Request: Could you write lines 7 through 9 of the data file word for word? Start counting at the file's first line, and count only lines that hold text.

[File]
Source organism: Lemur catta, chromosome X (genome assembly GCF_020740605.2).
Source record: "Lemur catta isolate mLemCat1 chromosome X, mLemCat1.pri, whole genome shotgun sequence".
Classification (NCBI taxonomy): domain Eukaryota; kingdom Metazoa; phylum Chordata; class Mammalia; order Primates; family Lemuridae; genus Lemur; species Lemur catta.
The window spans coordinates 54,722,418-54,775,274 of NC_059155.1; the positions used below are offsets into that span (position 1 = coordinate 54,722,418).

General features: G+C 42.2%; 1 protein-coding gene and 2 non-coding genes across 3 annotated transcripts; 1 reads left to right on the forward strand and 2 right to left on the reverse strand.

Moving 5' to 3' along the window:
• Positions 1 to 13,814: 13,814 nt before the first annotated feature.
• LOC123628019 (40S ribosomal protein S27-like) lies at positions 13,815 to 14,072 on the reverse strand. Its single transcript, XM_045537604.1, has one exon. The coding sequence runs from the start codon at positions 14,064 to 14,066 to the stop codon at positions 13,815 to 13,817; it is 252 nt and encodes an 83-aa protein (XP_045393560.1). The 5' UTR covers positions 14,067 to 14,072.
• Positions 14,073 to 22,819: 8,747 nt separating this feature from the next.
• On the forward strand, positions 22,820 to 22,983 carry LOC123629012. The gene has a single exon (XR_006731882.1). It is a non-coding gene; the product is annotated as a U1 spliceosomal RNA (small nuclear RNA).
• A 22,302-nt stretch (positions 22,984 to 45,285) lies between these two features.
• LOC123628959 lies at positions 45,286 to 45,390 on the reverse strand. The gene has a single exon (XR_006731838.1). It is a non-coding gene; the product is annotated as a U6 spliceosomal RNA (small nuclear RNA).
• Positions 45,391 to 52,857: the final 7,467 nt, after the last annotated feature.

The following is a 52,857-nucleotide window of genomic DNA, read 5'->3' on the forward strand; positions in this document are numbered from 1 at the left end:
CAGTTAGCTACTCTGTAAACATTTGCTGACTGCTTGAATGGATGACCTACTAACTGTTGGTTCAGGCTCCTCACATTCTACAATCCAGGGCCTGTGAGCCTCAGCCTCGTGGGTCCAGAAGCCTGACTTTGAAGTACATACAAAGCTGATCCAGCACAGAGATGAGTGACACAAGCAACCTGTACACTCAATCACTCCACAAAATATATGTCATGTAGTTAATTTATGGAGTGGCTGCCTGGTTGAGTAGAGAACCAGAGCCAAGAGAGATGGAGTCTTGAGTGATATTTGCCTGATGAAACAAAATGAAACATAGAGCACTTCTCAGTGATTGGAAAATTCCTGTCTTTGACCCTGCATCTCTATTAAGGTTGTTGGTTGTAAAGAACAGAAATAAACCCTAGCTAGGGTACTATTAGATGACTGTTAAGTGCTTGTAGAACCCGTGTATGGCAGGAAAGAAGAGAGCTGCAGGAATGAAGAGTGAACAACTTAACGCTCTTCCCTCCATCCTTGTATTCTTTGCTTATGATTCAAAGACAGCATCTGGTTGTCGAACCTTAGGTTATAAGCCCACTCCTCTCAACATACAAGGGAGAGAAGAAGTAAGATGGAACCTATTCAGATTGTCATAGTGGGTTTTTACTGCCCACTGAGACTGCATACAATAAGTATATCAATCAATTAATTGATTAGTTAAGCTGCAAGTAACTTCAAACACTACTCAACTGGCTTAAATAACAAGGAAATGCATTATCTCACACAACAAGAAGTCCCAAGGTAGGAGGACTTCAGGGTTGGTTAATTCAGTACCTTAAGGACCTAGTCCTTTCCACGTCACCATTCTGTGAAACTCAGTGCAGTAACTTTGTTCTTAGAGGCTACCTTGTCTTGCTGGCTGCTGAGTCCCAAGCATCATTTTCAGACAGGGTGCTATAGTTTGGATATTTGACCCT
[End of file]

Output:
• Positions 1 to 13,814: 13,814 nt before the first annotated feature.
• LOC123628019 (40S ribosomal protein S27-like) lies at positions 13,815 to 14,072 on the reverse strand. Its single transcript, XM_045537604.1, has one exon. The coding sequence runs from the start codon at positions 14,064 to 14,066 to the stop codon at positions 13,815 to 13,817; it is 252 nt and encodes an 83-aa protein (XP_045393560.1). The 5' UTR covers positions 14,067 to 14,072.
• Positions 14,073 to 22,819: 8,747 nt separating this feature from the next.